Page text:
“I received your letter yesterday; as always, it gave me fresh reasons for praising God. Still, it troubled me a little because, from what you tell me in your last letter, it seems to me you are suffering from something, although you did not state this clearly. Please share with me, Monsieur, your trials as well as your joys.”
Moses (Peace be upon Him) is one of the most important figures in all three Abrahamic traditions, and historically in American culture. The Qur’an devotes more time to the life of Moses than to any other person. In the Qur’anic telling, when Moses flees Egypt and the Pharaoh he arrives in Midian in a desperate situation. He hasn’t had anything to eat other than leaves, is physically drained and exhausted, and he remains deeply fearful that there are powerful forces seeking to capture and punish him. He is separated from all that was once dear and familiar. Moses comes across a large group of men watering their animals at a well, but his attention is drawn to two women who are said to be holding back theirs. Moses approaches them and asks “what is the matter?” After they explain that their father is old and can’t come to the well, and that the men will not let them water their animals, Moses assists them and waters their animals himself. Moses then leaves to rest and pray to God, but this is the beginning of an unexpected blessing that will radically shift the course of his future.
Many of us have experienced, especially in times of loss, anxiety, or other suffering, the blessing of having someone listen to our story or to our feelings. In some cases they may be able to assist us in material ways. At other times, perhaps they can only accompany us in our grief or hardship. Either way, it often feels that sharing our burdens lessens them. This is what profoundly struck me in the excerpt above: “Please share with me Monsieur, your trials as well as your joys.” As Marilynne Robinson says in Gilead, “There’s a lot under the surface of life, everyone knows that.” When we are able through words or actions, let those close to us know that they can share with us what is normally kept under the surface, their trials as well as their joys. This can be a powerful step towards creating real community. We strive to make DePaul more than just a workplace. We strive to create a community joined together for the sake of mission. Let us ask ourselves how we can be open to those around us, whether it be students we serve, those we supervise, or the fellow employees we encounter and work alongside.
There are many ways people respond to the brokenness of our world. One of the most memorable characters in literature is found in Charles Dickens’ Bleak House. Mrs. Jellyby fills her every moment with “work” towards an idealistic project in Africa, which she thinks will do enormous social good. Yet this project never comes to fruition. All the while she is ignoring the sufferings of those close to her, including her husband and her own children. In truly listening to the trials and joys of others, that which is under the surface, we begin to discern how we can best respond to those challenges that are within our sphere of influence. We see changes that can be made and realities that can be faced together.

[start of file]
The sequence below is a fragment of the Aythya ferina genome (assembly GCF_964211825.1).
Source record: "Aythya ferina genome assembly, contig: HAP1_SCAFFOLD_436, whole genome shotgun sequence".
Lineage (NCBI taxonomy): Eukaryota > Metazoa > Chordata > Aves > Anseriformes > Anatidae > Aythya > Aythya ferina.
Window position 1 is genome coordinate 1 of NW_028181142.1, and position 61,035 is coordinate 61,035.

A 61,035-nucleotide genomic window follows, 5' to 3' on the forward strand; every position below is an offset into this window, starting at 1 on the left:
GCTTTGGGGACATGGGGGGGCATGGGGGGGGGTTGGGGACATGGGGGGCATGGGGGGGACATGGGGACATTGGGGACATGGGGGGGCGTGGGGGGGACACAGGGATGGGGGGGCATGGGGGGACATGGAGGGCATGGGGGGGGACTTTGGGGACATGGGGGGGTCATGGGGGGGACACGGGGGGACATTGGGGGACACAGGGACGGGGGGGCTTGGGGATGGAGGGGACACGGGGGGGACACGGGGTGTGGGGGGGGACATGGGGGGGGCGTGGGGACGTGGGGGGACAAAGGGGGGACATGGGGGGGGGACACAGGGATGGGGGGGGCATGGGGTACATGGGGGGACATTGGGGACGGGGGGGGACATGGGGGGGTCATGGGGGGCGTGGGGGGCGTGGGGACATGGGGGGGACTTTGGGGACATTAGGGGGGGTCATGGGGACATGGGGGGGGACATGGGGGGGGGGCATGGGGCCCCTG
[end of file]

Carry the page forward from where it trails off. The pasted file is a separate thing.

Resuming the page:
For Reflection: Is there someone in your life with whom you can truly share your trials as well as your joys? Are there people for whom you provide that deep listening? What are some of the reasons we may be reluctant to share with others, or open ourselves to others sharing with us? How can we overcome these barriers to deeper community?
Reflection by: Abdul-Malik Ryan, Muslim Chaplain and Assistant Director of Religious Diversity and Pastoral Care, Division of Mission and Ministry
See also our past Mission Monday reflection “Being Fully Present” by Emily Lahood-Olsen, based on a quotation from Saint Louise de Marillac: https://blogs.depaul.edu/dmm/2019/10/21/being-fully-present/
We remind all of you that one of the ways you are invited to share with the DePaul community, whether sharing news of weddings, births, adoptions, or bereavements in your immediate family, is through the Newsline Family Events column: https://resources.depaul.edu/newsline/contact/Pages/life-events.aspx
You are also invited to share any requests for prayer with the Division of Mission and Ministry at: https://offices.depaul.edu/mission-ministry/religious-spiritual-life/Pages/Prayer-Requests.aspx
 Letter 1823, To Charles Ozenne, Superior, In Warsaw, 1 January 1655, CCD, 5:255.
 Judaism, Christianity, and Islam. As I remarked in a recent interfaith dialogue event about Moses, perhaps they could just as accurately (if not more so) be referred to as the three Mosaic faiths or traditions.
 Moses serves as one of the most popular superhero archetypes in popular culture and historically has been a touchstone for all Americans regardless of their political beliefs.
 In Arabic, Musa.
 Qur’an 28:22-24.
 Marilynne Robinson, Gilead (Farrar, Straus and Giroux, 2004), p. 6.